That very interesting quote from the Bloomber article:

"-- JPMorgan, Goldman Sachs, Bank of America, Morgan Stanley and Citigroup Inc. -- held 95 percent of the $291 trillion in notional derivatives value of the country’s 25 largest bank holding companies at the end of the first quarter..",

reflects something I previously mentioned awhile back, namely that from BIS and Fed reports I had gleaned that the notional derivatives exposure holds true: JPMorgan at $80 trillion, Citigroup and BofA at approximately $40 trillion apiece, Goldman at $30 trillion (still uncertain as to the exact amount of exposure by understated Morgan Stanley).

SPECULATION: Given the recent activities mentioned in this blog, articles, and reports, and given the previous blog on the Tradable Insurance Credits (the Fed's recent contingent-CDS financialization invention), and given the extreme pushback by the Clearing House Association (ABN Amro, Bank Of America, The Bank Of New York, Deutsche Bank, HSBC, JP Morgan Chase, US Bank and Wells Fargo) and Geithner against an audit of the Fed, it could be suggested that there is a focused move to concentrate not only the pricing of capital by the Fed, but also the pricing of commodities, precious metals, etc., by way of overseeing Credit Default Swaps, new CDS instruments, and the complete lack of transparency in their money infusions.

And that new NY Fed head

Sorry, neglected to mention the new NY Fed chairman, Denis Hughes, NY AFL-CIO union official --- great time for a non-bankster to be heading the NY Fed!

enlighten me

How, specifically, is this a good thing?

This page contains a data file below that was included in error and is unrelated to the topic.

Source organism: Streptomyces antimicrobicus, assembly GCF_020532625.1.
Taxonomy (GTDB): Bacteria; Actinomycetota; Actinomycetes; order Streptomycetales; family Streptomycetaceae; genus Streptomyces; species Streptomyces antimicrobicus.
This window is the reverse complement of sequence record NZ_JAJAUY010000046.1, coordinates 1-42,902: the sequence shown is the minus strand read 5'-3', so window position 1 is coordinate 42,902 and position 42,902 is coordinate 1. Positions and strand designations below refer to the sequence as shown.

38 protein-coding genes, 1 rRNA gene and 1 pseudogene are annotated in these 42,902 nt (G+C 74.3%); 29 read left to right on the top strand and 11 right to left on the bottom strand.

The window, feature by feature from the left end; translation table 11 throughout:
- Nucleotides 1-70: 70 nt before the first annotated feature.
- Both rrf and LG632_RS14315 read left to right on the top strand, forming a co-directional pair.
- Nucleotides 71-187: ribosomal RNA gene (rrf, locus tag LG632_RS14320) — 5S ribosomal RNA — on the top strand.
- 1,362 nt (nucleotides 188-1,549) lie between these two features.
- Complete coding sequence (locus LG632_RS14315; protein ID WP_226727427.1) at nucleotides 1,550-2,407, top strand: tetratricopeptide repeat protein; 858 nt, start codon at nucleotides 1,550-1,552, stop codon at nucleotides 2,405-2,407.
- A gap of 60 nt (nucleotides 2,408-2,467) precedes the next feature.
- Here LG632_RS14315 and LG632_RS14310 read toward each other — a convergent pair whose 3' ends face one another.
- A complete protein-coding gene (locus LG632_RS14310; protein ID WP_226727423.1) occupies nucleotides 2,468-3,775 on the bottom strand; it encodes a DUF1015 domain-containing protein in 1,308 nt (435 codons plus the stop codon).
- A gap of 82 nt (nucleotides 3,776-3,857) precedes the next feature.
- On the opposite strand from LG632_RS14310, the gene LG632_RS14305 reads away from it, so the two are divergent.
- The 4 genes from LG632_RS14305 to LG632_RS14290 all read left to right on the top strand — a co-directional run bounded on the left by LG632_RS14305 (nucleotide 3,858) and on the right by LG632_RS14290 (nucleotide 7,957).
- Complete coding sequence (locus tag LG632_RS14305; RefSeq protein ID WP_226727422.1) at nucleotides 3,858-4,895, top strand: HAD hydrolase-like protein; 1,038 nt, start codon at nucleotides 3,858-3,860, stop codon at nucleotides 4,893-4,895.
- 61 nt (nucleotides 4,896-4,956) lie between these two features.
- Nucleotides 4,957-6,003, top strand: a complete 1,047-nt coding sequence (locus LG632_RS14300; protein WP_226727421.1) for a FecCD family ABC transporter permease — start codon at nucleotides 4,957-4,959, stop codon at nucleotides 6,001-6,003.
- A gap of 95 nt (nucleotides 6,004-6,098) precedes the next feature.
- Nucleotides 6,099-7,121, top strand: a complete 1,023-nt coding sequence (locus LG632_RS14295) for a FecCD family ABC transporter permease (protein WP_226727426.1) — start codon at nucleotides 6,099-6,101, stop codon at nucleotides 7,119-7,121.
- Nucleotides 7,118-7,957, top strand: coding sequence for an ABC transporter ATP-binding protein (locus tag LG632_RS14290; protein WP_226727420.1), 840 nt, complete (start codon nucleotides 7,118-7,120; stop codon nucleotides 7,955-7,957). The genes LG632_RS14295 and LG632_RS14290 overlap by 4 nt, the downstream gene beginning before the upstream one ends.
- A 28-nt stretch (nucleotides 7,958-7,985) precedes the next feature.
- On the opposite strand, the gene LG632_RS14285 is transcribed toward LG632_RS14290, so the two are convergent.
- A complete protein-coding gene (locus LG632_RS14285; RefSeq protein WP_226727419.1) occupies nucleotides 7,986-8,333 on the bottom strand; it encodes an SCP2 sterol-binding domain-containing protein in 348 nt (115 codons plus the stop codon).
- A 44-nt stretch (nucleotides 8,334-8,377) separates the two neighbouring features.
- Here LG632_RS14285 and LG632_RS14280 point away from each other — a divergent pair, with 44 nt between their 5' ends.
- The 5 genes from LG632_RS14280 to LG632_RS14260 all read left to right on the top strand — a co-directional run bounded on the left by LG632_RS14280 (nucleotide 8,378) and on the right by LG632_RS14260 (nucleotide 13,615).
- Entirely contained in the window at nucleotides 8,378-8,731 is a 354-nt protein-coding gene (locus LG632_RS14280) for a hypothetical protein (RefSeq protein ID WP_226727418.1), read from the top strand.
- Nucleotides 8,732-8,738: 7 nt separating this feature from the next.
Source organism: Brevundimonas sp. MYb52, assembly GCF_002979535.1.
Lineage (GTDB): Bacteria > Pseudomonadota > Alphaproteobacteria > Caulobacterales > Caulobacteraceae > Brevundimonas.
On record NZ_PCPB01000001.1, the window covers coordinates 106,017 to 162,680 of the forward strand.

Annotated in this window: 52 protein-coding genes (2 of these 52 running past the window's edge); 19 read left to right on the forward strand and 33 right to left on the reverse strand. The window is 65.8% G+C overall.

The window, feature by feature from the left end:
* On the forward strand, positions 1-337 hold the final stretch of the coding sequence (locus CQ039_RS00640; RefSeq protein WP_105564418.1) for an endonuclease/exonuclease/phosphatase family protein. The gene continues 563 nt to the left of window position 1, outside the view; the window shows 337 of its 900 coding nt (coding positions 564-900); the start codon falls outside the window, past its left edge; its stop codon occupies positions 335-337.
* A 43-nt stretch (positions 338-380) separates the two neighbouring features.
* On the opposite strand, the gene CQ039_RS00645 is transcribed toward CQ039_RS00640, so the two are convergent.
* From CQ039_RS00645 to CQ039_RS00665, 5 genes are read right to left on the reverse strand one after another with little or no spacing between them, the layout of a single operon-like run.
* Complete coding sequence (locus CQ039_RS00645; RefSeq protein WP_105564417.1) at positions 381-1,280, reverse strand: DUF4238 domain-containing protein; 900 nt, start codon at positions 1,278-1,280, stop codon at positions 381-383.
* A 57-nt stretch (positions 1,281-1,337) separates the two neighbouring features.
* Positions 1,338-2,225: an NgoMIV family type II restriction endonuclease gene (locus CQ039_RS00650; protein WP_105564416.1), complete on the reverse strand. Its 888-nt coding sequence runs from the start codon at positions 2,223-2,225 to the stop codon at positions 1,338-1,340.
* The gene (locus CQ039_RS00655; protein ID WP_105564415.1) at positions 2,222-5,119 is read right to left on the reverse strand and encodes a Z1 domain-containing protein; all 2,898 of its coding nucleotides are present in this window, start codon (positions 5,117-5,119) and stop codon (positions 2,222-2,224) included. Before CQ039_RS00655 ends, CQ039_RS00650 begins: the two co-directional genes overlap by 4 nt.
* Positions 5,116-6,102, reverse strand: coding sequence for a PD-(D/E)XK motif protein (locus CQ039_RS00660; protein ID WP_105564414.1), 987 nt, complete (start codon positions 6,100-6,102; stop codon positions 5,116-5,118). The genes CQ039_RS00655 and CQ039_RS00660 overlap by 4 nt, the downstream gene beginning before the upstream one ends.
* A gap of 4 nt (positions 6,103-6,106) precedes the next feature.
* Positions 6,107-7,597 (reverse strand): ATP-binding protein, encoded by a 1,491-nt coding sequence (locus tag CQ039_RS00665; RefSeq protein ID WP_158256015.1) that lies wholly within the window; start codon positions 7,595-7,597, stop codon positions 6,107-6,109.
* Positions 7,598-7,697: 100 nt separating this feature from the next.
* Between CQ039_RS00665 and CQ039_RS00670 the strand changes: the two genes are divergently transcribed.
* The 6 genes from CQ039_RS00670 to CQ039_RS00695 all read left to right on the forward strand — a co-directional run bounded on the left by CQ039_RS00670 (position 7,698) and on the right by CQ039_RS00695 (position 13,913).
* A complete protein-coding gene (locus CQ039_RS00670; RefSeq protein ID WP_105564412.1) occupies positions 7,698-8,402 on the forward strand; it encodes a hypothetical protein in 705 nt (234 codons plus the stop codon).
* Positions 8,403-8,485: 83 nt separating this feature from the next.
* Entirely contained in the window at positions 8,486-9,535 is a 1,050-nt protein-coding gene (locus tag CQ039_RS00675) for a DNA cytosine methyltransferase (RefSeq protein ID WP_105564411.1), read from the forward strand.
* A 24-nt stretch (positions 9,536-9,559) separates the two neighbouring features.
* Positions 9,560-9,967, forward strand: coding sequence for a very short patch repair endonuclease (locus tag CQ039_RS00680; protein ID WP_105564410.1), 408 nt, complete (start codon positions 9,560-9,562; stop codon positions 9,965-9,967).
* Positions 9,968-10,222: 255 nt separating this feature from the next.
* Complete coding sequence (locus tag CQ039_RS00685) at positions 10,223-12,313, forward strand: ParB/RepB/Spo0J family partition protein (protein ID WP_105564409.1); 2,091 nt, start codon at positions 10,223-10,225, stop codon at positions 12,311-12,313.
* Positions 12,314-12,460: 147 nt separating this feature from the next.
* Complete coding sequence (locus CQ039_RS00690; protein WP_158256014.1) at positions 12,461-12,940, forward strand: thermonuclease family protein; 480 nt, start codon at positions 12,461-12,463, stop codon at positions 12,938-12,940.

Good for the NY Fed gang

because it will buy them more time having someone completely inexperienced in their realm, at their helm, while they continue to dissemble and obfuscate on that "misplaced bookkeeping" regarding those paid-out trillions which Bloomberg filed the FOIA on, and the judge agreed to, and the NY Fed is asking for a delay on.

More ammo for this blog

Some additional commentary (which I was just notified of, thanks) which will add to both this excellent blog, and my posted comments.

From Paul Amery's seekingalpha.com article ("Derivatives Probe Raises Pricing Issues for Investors" - dated 7/21/09):

There are very significant interests at stake. Trading in credit instruments continues to contribute a significant portion of the income of many banks – three quarters of JP Morgan’s (JPM) 2008 profits according to one observer, and a large part of Goldman Sachs’s (GS) recent record quarterly revenues. And individual investments linked to Markit’s credit derivatives indices have also been record breakers. Goldman’s proprietary traders reportedly made over US$4 billion in 2007 from short positions in the ABX index as the US sub-prime market imploded, while hedge funds run by New York’s Paulson and Co. earned over 600% in the same year from similar trades.

Curiouser and curiouser....


you can write up your own Instapopulist, blog post too.

Derivatives are a mile deep topic, takes a lot of research, citations to track on where the interests/money is on them.

i.e. EP is a group effort here and I'm personally trying to get something for work out the door. I'm missing so many yet "amazing facts" to "astound you" type of writings at the moment.